- Authorities prop up currency in Hong Kong, restrict outflows
- Exchange rate to stabilize on improving economy: analyst
The offshore yuan posted the biggest weekly gain since October as China’s central bank limited the currency’s supply and forced a narrowing of its discount to the mainland rate.
The monetary authority repeatedly bought the currency in Hong Kong this week, sending interbank borrowing costs to an all-time high. Yuan positions at the People’s Bank of China dropped the most on record in December, suggesting increased intervention to support the yuan as well as rising capital outflows. The nation’s foreign-exchange regulator was said to have verbally instructed some onshore banks to stop yuan leaving the mainland and reduce offshore liquidity.
The yuan traded in Hong Kong rose 1 percent from Jan. 8, the most since October and swinging from the worst weekly performance since the currency’s August devaluation. It was little changed at 6.6171 a dollar as of 5:04 p.m. local time on Friday, 0.5 percent lower than the onshore spot price of 6.5858.
"The offshore yuan will remain stable in the coming two weeks, as the PBOC seeks to improve sentiment and the economy shows signs of recovery," said Banny Lam, co-head of research at the Agricultural Bank of China International Securities Ltd. in Hong Kong. "The capital controls will be temporary, as the goal is to stem volatility that’s spreading all over the world.”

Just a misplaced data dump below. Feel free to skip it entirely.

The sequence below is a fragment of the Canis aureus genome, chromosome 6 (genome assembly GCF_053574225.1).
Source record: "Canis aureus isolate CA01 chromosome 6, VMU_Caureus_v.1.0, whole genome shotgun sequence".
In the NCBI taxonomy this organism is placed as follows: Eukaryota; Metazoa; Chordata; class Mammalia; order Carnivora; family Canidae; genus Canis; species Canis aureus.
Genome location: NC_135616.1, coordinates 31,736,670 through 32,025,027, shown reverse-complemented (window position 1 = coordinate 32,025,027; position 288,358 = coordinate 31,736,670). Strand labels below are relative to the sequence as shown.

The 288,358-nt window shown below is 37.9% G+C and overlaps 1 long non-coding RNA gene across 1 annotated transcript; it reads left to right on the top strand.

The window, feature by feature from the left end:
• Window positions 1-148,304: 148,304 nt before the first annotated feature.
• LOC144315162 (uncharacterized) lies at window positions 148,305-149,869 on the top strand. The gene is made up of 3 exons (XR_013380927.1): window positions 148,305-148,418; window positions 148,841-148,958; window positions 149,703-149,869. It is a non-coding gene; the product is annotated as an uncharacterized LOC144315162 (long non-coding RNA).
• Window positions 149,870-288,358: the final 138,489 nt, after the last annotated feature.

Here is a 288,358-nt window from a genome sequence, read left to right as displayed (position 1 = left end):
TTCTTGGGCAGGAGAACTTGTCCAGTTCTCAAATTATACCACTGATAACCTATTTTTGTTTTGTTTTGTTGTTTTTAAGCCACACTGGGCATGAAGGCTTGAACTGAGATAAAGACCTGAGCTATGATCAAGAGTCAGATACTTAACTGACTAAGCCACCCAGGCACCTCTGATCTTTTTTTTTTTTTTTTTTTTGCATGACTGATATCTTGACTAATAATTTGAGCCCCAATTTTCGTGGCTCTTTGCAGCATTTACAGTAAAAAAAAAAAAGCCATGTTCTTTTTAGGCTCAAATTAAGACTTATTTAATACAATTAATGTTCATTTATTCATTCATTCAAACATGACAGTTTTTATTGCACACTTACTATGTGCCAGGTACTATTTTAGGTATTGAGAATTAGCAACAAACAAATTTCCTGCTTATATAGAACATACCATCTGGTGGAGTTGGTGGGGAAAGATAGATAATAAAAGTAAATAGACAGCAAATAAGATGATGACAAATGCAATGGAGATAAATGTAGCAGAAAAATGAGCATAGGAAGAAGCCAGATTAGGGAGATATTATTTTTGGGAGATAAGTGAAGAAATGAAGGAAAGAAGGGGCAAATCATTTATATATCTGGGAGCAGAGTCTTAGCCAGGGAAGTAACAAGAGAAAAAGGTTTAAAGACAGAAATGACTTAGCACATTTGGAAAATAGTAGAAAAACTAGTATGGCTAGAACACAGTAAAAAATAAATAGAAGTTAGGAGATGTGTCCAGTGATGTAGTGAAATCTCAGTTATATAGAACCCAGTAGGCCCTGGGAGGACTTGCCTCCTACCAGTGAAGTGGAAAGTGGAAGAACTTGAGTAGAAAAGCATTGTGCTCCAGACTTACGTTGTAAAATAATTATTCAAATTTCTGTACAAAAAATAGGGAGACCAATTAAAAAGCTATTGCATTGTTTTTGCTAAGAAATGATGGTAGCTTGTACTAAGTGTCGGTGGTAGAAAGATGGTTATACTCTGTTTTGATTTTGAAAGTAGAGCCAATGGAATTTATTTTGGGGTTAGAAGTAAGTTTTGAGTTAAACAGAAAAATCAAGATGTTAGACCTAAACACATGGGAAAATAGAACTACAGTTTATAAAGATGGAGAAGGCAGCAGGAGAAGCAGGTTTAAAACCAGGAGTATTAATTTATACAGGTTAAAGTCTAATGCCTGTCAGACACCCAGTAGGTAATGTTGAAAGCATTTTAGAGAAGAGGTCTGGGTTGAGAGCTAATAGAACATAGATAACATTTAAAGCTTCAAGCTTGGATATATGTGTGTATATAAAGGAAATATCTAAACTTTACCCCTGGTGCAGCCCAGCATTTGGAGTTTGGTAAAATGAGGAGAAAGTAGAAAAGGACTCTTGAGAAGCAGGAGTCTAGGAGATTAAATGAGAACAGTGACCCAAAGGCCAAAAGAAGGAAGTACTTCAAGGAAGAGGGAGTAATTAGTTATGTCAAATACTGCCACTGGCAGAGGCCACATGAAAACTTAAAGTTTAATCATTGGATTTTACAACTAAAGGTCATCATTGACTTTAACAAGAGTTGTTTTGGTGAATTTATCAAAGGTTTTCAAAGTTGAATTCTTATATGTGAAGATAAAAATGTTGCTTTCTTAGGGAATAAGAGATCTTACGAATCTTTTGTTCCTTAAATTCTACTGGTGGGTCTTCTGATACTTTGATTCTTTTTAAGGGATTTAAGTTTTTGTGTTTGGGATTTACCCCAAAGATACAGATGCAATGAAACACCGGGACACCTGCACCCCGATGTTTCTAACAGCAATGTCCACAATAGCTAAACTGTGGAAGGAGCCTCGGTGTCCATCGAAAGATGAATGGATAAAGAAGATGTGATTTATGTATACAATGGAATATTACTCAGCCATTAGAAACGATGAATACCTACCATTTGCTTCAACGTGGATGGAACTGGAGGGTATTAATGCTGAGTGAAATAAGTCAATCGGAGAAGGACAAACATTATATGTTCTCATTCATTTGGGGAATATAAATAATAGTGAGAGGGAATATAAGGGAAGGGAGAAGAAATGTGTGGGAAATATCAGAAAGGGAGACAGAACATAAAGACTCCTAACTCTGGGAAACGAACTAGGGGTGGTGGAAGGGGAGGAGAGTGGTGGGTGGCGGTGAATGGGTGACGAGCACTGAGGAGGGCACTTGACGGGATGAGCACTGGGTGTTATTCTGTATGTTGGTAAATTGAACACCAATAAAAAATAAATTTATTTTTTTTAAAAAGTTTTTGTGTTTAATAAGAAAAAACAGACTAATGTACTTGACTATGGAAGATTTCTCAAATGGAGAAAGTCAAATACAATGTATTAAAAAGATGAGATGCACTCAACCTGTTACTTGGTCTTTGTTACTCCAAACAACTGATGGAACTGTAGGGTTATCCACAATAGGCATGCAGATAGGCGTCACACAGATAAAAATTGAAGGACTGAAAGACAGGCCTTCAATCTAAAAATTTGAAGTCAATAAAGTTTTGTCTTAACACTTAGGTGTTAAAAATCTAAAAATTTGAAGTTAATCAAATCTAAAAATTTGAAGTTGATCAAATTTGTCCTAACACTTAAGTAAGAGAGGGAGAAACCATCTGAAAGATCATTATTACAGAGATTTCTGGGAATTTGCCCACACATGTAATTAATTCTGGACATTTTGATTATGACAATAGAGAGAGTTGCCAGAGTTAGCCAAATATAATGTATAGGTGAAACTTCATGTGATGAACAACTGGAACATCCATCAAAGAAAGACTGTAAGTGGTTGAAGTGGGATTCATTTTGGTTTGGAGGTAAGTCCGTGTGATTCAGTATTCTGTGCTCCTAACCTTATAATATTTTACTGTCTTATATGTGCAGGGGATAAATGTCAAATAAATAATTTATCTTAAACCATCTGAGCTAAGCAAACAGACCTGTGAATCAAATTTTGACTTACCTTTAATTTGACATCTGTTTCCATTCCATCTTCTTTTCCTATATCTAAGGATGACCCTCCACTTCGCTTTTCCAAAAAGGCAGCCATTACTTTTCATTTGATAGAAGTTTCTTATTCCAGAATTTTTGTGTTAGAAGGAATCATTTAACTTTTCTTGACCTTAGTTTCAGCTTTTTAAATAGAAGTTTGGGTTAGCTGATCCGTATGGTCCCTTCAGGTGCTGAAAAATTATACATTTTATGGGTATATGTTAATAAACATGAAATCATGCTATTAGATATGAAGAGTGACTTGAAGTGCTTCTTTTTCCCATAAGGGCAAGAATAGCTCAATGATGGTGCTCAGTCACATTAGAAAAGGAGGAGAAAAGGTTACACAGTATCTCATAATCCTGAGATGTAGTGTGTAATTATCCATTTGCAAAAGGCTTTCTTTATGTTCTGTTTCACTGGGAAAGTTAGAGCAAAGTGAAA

The monetary authority kept the yuan’s reference rate little changed from Jan. 8, after a 1.1 percent drop last week rattled financial markets from Shanghai to New York. The onshore currency has fallen 5.7 percent since the devaluation on Aug. 11, even as the central bank burnt through $321 billion of its foreign-exchange reserves to support the currency.
The offshore yuan erased its discount to the Shanghai rate on Tuesday for the first time since October amid central bank intervention. The nation’s exports unexpectedly rose in December, suggesting a weaker currency is beginning to boost the economy.
The Hong Kong dollar fell 0.15 percent to HK$7.7937 versus the greenback. That takes its two-day drop to 0.4 percent, the most since October 1992.
Chinese officials attempted to soothe frayed nerves this week. Betting against the yuan will fail and calls for a large decline are “ridiculous” as policy makers are determined to ensure stability, Han Jun, the deputy director of China’s office of the central leading group for financial and economic affairs, said on Monday in New York. Pressure on the yuan is expected to ease, Ma Jun, chief economist at the monetary authority’s research bureau, said in comments posted on the PBOC’s website the same day.
"The offshore yuan’s gains in the last few days may not be sustainable, as the depreciation pressure remains and risk-off sentiment still dominates," said Tommy Xie, a Singapore-based economist at Oversea-Chinese Banking Corp. "The PBOC is likely to step back from intervention for now as the onshore-offshore gap is at an acceptable level. While the memories of PBOC intervention are still fresh, market participants may not short the yuan aggressively."
— With assistance by Tian Chen